|11-14 years old||Éclaireurs (Scouts)||Intrépides (intrepid)|
|14-17 years old||Pionniers (always mixed) (pioneers)|
|18-25 years old||Scouts Routiers (always mixed) (Rovers)|
Each one of these use a precise program. The number of youth per unit varies from 5 to 30 youth and adults, 1 adult per 5 to 8 youth, depending on their age. There are unisex units as well as mixed units. When a unit is a female only one, they can either use a girls-only program or the boys one.
The association was built on the Catholic religion, but Canada being a multicultural country, their official stance on religion is left to each individual unit to the point where some Muslim group are part of the ASC and proud of it.
See also Scouting in Québec
Though the association have units in every province, a large amount of members are located in the province of Quebec, the biggest district being Montreal.
No matter which association, in Canada there is only one official colors for the neckerchief, which is blue with a yellow border. ASC authorise units to have their own colors, to be used in every activity except the national and international one.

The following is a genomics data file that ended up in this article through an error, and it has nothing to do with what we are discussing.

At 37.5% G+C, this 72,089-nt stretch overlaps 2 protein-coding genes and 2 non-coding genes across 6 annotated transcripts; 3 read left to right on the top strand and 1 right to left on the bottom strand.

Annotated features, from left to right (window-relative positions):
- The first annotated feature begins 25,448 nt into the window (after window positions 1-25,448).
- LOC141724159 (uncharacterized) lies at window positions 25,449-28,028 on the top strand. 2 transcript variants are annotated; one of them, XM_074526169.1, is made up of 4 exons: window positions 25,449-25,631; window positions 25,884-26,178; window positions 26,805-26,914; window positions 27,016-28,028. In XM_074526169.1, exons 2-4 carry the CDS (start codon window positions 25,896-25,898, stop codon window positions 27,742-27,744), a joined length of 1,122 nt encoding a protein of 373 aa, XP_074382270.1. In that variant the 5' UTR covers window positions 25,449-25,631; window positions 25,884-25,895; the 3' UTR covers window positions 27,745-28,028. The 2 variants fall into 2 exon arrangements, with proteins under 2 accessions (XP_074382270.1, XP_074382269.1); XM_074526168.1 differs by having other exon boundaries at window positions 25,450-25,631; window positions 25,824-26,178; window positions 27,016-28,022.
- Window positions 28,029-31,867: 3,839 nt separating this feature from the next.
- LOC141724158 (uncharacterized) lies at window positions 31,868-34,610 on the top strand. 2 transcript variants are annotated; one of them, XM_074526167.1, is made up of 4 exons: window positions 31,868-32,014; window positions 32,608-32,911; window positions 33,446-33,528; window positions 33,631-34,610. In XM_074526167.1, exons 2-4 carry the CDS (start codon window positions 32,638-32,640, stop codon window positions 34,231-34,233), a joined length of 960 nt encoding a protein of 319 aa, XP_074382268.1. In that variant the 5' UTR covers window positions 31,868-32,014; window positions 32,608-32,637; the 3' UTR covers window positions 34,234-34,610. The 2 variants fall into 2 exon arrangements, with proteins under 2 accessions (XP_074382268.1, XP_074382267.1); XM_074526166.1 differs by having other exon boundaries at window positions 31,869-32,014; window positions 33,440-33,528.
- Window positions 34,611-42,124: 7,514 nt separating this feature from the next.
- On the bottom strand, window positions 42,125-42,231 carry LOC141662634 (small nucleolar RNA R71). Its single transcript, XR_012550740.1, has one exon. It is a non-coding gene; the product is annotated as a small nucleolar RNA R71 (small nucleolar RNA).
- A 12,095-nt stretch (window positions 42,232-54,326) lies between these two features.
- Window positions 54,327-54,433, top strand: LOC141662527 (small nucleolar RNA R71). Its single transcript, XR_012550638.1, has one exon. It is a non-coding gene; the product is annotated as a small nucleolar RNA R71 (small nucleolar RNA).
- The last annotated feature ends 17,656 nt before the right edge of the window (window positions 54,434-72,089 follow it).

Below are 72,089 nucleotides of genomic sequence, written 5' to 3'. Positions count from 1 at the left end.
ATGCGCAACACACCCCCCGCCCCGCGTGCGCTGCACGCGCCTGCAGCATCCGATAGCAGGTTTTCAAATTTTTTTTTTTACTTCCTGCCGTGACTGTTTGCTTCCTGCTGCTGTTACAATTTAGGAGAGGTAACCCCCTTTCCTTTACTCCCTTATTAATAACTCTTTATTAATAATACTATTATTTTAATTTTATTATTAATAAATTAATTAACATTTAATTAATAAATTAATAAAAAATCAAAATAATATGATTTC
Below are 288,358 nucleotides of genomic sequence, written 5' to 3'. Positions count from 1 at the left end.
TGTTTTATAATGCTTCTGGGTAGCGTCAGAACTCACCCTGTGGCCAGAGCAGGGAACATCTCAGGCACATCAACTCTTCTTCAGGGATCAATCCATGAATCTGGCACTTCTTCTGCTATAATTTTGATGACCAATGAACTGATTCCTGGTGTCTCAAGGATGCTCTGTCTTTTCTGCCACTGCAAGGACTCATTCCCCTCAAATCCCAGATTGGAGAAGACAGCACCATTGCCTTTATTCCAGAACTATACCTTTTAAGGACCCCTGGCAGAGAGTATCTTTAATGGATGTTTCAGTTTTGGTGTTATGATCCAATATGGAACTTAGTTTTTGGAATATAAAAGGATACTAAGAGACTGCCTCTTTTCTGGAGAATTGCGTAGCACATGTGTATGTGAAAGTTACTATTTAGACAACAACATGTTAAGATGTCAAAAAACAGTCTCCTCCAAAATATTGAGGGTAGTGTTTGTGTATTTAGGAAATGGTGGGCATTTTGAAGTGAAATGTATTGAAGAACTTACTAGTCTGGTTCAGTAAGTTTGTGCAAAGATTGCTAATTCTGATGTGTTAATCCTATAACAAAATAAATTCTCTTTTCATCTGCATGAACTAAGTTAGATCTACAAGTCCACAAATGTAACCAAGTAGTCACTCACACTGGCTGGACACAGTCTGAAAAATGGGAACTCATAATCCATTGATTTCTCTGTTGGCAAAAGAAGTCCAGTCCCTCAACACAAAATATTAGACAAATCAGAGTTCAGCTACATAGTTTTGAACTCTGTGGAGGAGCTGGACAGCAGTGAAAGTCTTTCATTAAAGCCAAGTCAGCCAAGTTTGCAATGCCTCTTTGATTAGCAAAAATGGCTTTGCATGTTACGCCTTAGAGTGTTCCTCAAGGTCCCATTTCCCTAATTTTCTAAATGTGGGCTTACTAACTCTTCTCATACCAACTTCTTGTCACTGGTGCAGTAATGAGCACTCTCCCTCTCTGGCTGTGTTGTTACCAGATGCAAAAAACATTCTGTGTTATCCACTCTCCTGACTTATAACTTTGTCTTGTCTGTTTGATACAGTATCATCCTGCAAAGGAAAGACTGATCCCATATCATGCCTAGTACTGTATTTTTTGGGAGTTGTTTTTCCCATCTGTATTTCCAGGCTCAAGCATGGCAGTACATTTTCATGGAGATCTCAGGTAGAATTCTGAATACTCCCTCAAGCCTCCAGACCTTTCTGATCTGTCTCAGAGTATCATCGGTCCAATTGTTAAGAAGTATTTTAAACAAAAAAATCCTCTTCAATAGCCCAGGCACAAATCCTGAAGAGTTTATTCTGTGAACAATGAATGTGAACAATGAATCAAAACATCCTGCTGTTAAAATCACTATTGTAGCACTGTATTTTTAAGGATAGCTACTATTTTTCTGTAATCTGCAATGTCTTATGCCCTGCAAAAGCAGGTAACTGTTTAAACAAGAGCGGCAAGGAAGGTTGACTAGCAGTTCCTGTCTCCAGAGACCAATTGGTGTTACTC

Uniforms are not the same than Scouts Canada. Except for beaver, which have a yellow t-shirt, all uniforms consist of a colored shirt (the color depending on the age of the youth), a beige-khaki pant, a neckerchief and a leather belt. The color of the shirt is yellow for the 7-8 years old, green for the 9-11 years old, blue for the 12-14 years old, red for the 15-18 years old and pale gray for the 18-25 years old. For the scout leaders, they wear the same color as the youth they are with. Since both girls and boys wear the same uniform, the only way to know which program they are under is by looking at their badges, which are quite different.
There are three functions served by adults in the association. Even as adults, members may progress and receive awards.